I know that I’m happiest when fully expressing my femininity, and that I thoroughly enjoy the ritual of revealing the woman inside of me. I love the feel of my most feminine clothes, the taste of my lipstick, and the smell of wet nail polish. Being called ma’am gives me a giddy little thrill, and finding a perfect pair of heels in my size is almost an orgasmic delight. The feel of stockings rubbing together beneath my skirt is absolutely divine, and the simple act of adjusting a bra strap is a pleasure. At home, I avoid the mirror like the plague, afraid of the disconnect between identity and expression. When I’m out and about, though, I simply cannot pass up a chance to admire the woman in the mirror when I pass by.
So, I ask you, what does that make me? Am I a transsexual who can’t commit? A transvestite with delusions of grandeur? An ill-adjusted crossdresser? A drag queen without a stage? Am I just genderqueer or, perhaps, androgynous? Depending on who you ask, I may be none of the above, all of the above, or something completely different. Guess what . . . I’m OK with that.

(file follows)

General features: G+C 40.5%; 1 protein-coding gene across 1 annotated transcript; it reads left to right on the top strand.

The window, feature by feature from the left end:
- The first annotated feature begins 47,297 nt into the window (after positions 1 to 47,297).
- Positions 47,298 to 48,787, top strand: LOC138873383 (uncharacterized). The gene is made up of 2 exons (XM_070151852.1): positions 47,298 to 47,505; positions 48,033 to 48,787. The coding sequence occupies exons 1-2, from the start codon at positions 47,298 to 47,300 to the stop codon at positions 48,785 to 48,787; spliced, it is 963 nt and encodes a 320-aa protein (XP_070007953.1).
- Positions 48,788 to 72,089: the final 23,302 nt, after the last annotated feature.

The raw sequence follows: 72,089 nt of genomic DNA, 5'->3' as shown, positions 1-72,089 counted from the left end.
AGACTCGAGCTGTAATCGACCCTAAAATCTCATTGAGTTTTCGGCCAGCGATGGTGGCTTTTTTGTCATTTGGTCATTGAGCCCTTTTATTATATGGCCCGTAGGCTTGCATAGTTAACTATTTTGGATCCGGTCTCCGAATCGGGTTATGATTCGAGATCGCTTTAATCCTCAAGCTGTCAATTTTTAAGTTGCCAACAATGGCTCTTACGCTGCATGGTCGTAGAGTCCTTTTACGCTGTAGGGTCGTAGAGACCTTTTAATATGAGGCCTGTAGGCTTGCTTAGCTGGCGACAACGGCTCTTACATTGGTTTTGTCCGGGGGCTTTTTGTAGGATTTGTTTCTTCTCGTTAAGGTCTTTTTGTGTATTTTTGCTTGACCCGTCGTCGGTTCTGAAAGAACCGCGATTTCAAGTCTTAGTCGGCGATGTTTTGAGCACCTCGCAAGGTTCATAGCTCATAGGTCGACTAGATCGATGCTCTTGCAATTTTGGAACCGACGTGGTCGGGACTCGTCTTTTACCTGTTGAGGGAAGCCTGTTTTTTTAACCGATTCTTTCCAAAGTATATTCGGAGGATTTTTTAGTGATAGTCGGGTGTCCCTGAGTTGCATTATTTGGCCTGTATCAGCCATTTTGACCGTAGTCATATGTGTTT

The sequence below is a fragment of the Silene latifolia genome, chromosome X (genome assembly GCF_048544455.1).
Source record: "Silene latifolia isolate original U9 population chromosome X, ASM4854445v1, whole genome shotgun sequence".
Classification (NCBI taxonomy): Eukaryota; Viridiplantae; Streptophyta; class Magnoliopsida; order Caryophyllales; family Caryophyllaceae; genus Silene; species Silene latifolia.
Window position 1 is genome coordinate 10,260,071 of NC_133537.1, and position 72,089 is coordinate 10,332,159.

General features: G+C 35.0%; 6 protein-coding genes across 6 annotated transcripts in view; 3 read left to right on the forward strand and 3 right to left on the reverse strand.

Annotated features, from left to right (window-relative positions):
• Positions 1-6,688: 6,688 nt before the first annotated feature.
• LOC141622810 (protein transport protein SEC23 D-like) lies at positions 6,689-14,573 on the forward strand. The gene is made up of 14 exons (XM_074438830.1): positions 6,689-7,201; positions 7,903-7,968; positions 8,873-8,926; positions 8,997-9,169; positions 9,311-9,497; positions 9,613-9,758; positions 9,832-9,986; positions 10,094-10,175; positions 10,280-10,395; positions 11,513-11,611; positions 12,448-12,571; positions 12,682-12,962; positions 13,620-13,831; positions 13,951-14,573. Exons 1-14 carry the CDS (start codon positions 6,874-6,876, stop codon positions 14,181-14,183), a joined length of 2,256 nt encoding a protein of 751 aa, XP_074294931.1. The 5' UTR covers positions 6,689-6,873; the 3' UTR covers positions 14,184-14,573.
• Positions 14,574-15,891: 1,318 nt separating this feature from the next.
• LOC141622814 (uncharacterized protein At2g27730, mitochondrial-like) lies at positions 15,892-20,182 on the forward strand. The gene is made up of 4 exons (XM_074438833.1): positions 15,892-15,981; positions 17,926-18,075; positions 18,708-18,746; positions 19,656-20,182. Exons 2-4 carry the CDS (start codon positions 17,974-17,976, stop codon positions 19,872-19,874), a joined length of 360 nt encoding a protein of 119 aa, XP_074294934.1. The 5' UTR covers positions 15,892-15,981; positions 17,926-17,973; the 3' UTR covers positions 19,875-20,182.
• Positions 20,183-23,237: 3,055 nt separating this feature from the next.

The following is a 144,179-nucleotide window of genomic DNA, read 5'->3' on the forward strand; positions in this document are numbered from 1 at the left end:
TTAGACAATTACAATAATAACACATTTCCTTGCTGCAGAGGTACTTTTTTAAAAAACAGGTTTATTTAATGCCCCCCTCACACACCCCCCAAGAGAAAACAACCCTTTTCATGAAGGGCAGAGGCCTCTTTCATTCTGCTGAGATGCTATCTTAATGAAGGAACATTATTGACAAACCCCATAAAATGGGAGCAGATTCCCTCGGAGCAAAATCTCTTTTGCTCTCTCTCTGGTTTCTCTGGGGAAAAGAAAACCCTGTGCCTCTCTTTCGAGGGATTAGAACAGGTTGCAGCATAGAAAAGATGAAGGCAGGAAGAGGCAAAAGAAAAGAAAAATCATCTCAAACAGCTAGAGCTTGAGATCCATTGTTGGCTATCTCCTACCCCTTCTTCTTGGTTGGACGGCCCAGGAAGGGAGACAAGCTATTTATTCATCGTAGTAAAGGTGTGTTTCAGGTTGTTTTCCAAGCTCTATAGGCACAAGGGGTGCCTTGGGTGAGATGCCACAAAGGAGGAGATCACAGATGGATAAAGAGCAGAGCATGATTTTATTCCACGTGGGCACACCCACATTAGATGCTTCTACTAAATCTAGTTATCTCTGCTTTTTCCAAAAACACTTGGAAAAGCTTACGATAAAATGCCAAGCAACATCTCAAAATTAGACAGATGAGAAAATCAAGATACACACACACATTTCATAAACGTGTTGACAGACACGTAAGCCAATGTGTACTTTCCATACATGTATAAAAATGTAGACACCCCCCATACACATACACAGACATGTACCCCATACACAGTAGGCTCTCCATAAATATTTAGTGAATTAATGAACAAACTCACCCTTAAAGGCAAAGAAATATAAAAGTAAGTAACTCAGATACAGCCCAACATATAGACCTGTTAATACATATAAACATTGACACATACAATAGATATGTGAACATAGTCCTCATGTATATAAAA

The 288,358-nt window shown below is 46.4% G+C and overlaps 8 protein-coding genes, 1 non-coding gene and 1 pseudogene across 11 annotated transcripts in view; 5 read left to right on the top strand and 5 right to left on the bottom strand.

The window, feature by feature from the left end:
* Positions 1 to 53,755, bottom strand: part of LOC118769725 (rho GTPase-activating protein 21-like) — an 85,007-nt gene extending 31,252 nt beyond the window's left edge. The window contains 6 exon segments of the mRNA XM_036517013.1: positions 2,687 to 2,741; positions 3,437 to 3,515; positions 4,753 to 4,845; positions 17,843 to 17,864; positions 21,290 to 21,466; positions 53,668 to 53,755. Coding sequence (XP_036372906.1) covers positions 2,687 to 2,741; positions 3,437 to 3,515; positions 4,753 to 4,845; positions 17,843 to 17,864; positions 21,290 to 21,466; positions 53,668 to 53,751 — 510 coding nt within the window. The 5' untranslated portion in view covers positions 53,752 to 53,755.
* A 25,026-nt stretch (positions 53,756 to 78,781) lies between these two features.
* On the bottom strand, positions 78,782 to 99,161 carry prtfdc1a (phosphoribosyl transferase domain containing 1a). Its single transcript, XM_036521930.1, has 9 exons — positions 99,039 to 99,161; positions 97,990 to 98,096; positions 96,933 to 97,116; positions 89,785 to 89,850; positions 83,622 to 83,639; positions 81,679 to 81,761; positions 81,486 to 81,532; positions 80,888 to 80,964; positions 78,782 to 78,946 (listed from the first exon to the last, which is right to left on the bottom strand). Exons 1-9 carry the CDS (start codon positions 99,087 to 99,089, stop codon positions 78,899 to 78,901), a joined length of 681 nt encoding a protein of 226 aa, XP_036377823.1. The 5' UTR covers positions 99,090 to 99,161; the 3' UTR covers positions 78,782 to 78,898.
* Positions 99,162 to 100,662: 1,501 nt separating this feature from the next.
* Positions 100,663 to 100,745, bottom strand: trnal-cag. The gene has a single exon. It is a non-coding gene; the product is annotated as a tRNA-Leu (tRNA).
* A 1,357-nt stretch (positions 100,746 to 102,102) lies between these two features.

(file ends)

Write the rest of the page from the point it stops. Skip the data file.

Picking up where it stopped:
Ultimately, we are who are, and we are what we make of ourselves. It’s taken me the better part of 20 years to accept that – and far too many drafts of this post to stop worrying about it. Personally, I don’t need to label myself to understand myself, and my wife doesn’t need to label me to appreciate who I am. That works for us, and that’s great. However, reading through the blogs featured here, I’ve also seen that labels can help friends to better identify and relate to each other. If labelling myself a crossdresser helps to make a connection with even one new friend, then that’s great too.
So, with all that said, please consider these my personal Crossdressing Thoughts & Reflections. Should they reflect your own [insert label here] Thoughts & Reflections as well, then I guess we’ve made a connection . . . one that I hope you’ll share with us all. J